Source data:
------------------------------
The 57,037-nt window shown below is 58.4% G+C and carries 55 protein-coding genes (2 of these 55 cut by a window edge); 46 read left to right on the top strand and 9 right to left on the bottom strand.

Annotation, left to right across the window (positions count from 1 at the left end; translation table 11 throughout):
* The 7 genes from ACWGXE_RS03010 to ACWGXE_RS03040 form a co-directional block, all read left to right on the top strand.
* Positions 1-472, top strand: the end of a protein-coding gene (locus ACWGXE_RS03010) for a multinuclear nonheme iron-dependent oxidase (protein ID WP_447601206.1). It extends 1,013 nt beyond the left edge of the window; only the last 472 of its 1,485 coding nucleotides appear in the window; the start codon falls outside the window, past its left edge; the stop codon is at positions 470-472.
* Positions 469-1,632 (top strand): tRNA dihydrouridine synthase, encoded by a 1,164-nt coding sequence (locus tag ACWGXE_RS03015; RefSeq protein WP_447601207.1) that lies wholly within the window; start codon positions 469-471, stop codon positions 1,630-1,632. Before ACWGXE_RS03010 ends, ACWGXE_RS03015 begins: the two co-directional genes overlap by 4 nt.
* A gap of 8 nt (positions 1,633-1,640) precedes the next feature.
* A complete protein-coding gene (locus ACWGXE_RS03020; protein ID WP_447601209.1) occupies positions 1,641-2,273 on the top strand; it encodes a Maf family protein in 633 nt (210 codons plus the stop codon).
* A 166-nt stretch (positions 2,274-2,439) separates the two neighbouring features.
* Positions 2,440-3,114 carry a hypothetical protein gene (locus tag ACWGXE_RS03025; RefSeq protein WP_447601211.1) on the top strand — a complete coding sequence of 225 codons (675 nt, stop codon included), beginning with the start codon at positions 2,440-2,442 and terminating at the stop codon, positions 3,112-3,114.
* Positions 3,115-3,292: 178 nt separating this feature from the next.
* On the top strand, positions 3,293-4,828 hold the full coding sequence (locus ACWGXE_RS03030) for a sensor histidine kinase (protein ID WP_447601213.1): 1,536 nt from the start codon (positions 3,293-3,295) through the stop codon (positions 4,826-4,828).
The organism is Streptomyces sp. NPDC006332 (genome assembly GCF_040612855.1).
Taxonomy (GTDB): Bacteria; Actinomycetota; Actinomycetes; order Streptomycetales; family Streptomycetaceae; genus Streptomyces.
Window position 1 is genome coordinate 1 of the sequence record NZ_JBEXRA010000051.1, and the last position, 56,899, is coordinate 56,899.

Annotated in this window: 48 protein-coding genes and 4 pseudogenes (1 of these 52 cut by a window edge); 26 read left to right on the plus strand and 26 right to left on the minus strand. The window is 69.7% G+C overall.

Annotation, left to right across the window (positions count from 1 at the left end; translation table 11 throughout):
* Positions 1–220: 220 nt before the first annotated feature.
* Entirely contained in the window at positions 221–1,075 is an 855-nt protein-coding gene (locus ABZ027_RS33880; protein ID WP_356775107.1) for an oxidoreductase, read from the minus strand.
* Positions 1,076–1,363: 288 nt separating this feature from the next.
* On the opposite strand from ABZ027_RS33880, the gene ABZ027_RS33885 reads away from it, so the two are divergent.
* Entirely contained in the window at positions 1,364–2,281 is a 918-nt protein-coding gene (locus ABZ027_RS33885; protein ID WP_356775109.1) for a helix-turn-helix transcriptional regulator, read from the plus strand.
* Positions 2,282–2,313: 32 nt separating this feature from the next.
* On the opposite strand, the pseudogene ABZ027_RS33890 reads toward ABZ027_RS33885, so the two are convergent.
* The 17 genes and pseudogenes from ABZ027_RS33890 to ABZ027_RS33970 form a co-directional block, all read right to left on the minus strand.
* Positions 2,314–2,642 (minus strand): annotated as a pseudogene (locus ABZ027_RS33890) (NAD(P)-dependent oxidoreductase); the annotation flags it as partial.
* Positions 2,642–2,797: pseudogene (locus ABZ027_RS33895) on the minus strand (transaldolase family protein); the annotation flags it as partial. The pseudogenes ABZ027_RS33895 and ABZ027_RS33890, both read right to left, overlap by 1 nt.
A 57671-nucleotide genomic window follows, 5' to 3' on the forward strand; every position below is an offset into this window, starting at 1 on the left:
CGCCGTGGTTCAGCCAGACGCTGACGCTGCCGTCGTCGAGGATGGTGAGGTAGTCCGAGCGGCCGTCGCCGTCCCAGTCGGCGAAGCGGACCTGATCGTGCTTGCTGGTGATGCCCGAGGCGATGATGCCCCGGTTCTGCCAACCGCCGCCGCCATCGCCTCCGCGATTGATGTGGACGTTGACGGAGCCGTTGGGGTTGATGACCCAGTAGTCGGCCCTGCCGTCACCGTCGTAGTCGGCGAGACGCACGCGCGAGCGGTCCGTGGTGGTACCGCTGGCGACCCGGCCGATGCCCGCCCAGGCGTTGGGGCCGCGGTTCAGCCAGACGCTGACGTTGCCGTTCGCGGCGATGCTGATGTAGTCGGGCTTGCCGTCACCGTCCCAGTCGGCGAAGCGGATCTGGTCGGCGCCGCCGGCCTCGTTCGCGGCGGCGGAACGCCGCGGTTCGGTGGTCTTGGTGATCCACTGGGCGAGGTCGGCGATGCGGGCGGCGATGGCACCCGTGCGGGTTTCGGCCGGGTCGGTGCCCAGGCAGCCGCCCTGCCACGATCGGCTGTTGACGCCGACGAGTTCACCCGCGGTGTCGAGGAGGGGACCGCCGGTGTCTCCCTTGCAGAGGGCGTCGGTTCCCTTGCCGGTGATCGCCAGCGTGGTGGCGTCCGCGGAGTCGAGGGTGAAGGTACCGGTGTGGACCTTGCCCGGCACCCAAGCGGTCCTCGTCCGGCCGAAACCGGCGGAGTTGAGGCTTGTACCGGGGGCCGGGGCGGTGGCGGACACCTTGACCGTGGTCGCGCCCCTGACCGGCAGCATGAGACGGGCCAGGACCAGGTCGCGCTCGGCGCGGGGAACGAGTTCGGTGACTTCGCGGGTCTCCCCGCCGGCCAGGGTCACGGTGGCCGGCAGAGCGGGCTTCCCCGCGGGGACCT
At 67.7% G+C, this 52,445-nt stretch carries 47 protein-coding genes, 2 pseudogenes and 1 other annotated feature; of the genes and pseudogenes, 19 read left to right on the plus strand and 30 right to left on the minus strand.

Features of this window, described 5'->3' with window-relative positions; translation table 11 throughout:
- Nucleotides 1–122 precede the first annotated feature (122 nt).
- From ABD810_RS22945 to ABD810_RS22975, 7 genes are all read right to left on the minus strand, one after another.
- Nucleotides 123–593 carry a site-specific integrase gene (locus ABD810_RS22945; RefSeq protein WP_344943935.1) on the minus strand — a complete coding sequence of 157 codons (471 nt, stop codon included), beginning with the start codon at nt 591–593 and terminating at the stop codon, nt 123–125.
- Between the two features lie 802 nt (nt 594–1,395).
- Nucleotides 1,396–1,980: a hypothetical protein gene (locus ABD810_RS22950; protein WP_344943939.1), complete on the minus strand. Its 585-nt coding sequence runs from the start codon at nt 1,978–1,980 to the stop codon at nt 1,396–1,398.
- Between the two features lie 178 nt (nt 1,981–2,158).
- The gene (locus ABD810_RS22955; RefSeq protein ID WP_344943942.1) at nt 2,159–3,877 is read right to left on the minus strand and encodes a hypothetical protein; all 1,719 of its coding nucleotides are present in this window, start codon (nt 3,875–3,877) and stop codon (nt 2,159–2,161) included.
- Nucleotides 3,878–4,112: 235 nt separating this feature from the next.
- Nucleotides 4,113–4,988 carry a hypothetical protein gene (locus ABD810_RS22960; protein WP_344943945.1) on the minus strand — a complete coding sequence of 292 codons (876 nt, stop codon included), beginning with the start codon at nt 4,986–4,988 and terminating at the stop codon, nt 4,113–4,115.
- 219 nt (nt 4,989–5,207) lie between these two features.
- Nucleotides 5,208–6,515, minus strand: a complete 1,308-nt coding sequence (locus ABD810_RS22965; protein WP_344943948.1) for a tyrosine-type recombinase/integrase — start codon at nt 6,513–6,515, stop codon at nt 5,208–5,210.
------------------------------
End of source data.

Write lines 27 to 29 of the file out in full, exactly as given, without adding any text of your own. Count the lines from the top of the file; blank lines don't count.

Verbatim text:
A 57671-nucleotide genomic window follows, 5' to 3' on the forward strand; every position below is an offset into this window, starting at 1 on the left:
CGCCGTGGTTCAGCCAGACGCTGACGCTGCCGTCGTCGAGGATGGTGAGGTAGTCCGAGCGGCCGTCGCCGTCCCAGTCGGCGAAGCGGACCTGATCGTGCTTGCTGGTGATGCCCGAGGCGATGATGCCCCGGTTCTGCCAACCGCCGCCGCCATCGCCTCCGCGATTGATGTGGACGTTGACGGAGCCGTTGGGGTTGATGACCCAGTAGTCGGCCCTGCCGTCACCGTCGTAGTCGGCGAGACGCACGCGCGAGCGGTCCGTGGTGGTACCGCTGGCGACCCGGCCGATGCCCGCCCAGGCGTTGGGGCCGCGGTTCAGCCAGACGCTGACGTTGCCGTTCGCGGCGATGCTGATGTAGTCGGGCTTGCCGTCACCGTCCCAGTCGGCGAAGCGGATCTGGTCGGCGCCGCCGGCCTCGTTCGCGGCGGCGGAACGCCGCGGTTCGGTGGTCTTGGTGATCCACTGGGCGAGGTCGGCGATGCGGGCGGCGATGGCACCCGTGCGGGTTTCGGCCGGGTCGGTGCCCAGGCAGCCGCCCTGCCACGATCGGCTGTTGACGCCGACGAGTTCACCCGCGGTGTCGAGGAGGGGACCGCCGGTGTCTCCCTTGCAGAGGGCGTCGGTTCCCTTGCCGGTGATCGCCAGCGTGGTGGCGTCCGCGGAGTCGAGGGTGAAGGTACCGGTGTGGACCTTGCCCGGCACCCAAGCGGTCCTCGTCCGGCCGAAACCGGCGGAGTTGAGGCTTGTACCGGGGGCCGGGGCGGTGGCGGACACCTTGACCGTGGTCGCGCCCCTGACCGGCAGCATGAGACGGGCCAGGACCAGGTCGCGCTCGGCGCGGGGAACGAGTTCGGTGACTTCGCGGGTCTCCCCGCCGGCCAGGGTCACGGTGGCCGGCAGAGCGGGCTTCCCCGCGGGGACCT
At 67.7% G+C, this 52,445-nt stretch carries 47 protein-coding genes, 2 pseudogenes and 1 other annotated feature; of the genes and pseudogenes, 19 read left to right on the plus strand and 30 right to left on the minus strand.